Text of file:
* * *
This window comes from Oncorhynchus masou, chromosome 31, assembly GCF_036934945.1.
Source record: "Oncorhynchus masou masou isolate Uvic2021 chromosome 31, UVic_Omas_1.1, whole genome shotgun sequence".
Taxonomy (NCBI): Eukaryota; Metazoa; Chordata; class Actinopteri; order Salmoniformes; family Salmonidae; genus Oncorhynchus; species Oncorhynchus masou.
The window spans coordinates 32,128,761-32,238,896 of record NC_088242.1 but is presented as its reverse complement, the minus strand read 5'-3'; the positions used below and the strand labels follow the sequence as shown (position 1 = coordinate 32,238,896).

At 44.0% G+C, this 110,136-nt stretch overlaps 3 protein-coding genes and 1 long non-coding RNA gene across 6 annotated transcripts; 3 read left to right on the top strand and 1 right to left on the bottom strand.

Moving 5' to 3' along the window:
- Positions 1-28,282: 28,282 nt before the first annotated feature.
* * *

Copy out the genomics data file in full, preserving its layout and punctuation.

This window comes from Oncorhynchus masou, chromosome 31, assembly GCF_036934945.1.
Source record: "Oncorhynchus masou masou isolate Uvic2021 chromosome 31, UVic_Omas_1.1, whole genome shotgun sequence".
Taxonomy (NCBI): Eukaryota; Metazoa; Chordata; class Actinopteri; order Salmoniformes; family Salmonidae; genus Oncorhynchus; species Oncorhynchus masou.
The window spans coordinates 32,128,761-32,238,896 of record NC_088242.1 but is presented as its reverse complement, the minus strand read 5'-3'; the positions used below and the strand labels follow the sequence as shown (position 1 = coordinate 32,238,896).

At 44.0% G+C, this 110,136-nt stretch overlaps 3 protein-coding genes and 1 long non-coding RNA gene across 6 annotated transcripts; 3 read left to right on the top strand and 1 right to left on the bottom strand.

Moving 5' to 3' along the window:
- Positions 1-28,282: 28,282 nt before the first annotated feature.